Barwick, M. (2011). Checklist to Assess Organizational Readiness (CARI) for EIP Implementation. Toronto, ON: Hospital for Sick Children Toronto.
Relevance for Public Health
This tool was developed for behavioural health service provider organizations. Behavioural health perspectives have been readily applied and integrated into health promotion and disease prevention strategies. As such, this tool is transferable to the public health context. One way that this tool can be used is to support efforts to implement best practice guidelines in public health organizations.
The Checklist to Assess Organizational Readiness (CARI) is a tool for individuals who are involved in designing and leading an organization-wide change strategy. The purpose of the tool is to determine an organization’s level of readiness to implement evidence-informed practice (EIP).
Austin and Classen (2008) identified four organizational factors (organizational capacity, organizational culture/climate, staff capacity and implementation plan) from research and practice findings deemed to be important determinants for implementation success. This CARI tool builds upon previous work conducted by Austin and Classen and introduces an additional four factors (system level capacity, functional considerations, senior leadership and training) that researchers and implementers in outcome measurement have identified as important considerations for implementing evidence-informed practice.
This tool is intended to be administered prior to implementation so that provisions can be made to improve implementation success based on the results of the assessment. As such, this tool draws upon the implementation team's organizational awarness.
Another relevant tool used to examine organizational strengths and gaps in applying and incorporating research is the Is Research Working for You? tool.
Accessing the Method/Tool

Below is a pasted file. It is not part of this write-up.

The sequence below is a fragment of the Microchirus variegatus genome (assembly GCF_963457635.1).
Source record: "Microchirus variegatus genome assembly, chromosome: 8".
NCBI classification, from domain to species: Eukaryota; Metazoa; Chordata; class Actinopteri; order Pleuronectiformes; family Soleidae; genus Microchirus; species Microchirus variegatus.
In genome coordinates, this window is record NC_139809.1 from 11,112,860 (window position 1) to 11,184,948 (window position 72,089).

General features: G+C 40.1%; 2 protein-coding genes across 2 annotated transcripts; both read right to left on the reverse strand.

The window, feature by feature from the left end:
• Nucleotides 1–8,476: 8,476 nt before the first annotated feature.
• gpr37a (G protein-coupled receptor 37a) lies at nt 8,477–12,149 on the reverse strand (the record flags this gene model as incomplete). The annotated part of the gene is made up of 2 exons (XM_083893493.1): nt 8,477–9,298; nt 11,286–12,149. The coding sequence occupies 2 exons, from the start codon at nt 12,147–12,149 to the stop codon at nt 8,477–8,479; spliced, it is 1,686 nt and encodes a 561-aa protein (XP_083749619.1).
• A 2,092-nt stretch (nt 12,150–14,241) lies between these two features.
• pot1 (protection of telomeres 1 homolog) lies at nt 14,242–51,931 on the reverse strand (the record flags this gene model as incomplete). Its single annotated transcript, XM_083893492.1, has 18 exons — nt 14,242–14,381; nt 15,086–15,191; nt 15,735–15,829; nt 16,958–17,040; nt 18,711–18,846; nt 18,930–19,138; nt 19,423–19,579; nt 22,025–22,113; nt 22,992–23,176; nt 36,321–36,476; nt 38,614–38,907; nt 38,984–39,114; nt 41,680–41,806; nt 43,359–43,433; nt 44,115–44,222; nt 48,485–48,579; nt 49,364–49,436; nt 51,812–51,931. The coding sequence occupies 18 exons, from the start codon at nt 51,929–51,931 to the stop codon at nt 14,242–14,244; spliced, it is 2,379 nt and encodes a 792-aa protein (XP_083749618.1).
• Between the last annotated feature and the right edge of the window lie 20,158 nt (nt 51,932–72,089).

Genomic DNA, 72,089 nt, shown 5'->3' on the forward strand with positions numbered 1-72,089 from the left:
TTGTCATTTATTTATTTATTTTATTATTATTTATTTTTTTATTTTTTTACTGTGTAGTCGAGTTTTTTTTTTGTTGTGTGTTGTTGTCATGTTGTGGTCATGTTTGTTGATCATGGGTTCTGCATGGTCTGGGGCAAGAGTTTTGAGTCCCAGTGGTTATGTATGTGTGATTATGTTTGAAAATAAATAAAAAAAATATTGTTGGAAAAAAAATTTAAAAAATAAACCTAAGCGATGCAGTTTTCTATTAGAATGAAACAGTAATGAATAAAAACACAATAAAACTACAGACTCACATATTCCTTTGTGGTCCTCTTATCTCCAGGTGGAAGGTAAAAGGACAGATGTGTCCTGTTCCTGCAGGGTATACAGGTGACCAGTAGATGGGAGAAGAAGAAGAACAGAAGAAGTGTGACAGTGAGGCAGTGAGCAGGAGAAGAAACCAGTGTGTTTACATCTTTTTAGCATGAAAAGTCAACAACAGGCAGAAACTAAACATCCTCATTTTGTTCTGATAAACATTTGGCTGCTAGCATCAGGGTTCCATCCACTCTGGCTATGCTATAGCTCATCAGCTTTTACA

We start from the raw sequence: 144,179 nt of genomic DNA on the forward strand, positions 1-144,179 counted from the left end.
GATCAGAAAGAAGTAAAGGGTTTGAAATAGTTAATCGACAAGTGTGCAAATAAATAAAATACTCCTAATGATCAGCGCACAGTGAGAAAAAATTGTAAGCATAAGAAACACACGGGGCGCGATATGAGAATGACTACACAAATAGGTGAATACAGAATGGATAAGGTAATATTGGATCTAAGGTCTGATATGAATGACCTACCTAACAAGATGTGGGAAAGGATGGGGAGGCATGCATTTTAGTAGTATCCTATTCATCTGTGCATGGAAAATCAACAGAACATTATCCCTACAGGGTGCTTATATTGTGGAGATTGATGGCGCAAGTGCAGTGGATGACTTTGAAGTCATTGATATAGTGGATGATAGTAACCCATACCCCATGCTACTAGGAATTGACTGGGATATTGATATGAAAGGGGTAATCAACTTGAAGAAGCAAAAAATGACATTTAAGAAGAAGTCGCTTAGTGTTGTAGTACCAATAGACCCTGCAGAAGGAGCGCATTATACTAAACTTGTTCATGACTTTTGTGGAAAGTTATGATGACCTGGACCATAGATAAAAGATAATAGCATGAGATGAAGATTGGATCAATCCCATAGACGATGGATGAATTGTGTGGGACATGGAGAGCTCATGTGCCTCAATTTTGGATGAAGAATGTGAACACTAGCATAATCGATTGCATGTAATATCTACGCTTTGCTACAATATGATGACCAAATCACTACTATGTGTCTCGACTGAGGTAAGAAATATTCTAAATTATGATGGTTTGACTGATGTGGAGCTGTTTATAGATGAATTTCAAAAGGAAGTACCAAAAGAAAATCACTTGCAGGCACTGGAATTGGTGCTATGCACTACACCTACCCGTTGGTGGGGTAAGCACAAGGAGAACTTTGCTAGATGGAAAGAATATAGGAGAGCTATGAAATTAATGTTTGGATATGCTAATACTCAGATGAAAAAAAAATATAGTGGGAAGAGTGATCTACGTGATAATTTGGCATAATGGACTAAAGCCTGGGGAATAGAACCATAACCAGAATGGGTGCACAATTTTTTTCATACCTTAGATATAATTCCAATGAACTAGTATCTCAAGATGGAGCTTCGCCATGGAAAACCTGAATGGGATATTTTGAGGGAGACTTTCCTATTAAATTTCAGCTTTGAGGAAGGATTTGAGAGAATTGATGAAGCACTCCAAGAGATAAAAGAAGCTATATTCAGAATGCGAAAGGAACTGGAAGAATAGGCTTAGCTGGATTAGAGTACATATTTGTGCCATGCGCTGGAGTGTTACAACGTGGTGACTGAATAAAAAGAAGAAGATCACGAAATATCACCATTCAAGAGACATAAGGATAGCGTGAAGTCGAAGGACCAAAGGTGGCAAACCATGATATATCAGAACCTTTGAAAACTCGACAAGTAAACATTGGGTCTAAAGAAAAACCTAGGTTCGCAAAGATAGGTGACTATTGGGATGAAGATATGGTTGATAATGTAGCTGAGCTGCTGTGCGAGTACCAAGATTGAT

Implementing the Method/Tool
Time for Participation/Completion
Information not available
Additional Resources and/or Skills Needed for Implementation
Steps for Using Method/Tool
Members of the organization's implementation team complete the tool individually. Individuals rate their organization's readiness on a scale of 1 to 4 (1 = "not even close", 4 = "we're there") for each item. Facilitators then review the individual ratings with the implementation team and assign a separate overall consensus rating for each item to capture the group's perspective.
The consensus ratings for the questionnaire items are summed for each of the eight organizational categories (A = system capacity to H = training). The total for each score for each organizational factor is then graphed on a spider graph by putting an 'x' on the appropriate spot along the number line for each section (A to H). The points are linked around the entire graph, connecting the dots.
Once complete, the spider plot graphically highlights the organizational factors that are most similiar in terms of perceived level of organizational readiness. It may also be used to identify relative positive or negative outliers so that you can quickly identify organizational strengths and areas that require work within your organization to improve the likelihood of implementation success.
Who is involved
Facilitators are involved in reviewing and completing a consensus version of the group's response. The implementation team is required to respond to the tool.
Conditions for Use
Evaluation and Measurement Characteristics
Has not been evaluated
Validity not tested
Reliability not tested
Melanie A. Barwick
Method of Development
Melanie A. Barwick
The Hopsital for Sick Children
555 University Avenue
Toronto, ON M5G 1X8
Phone: (416) 813-1085
These summaries are written by the NCCMT to condense and to provide an overview of the resources listed in the Registry of Methods and Tools and to give suggestions for their use in a public health context. For more information on individual methods and tools included in the review, please consult the authors/developers of the original resources.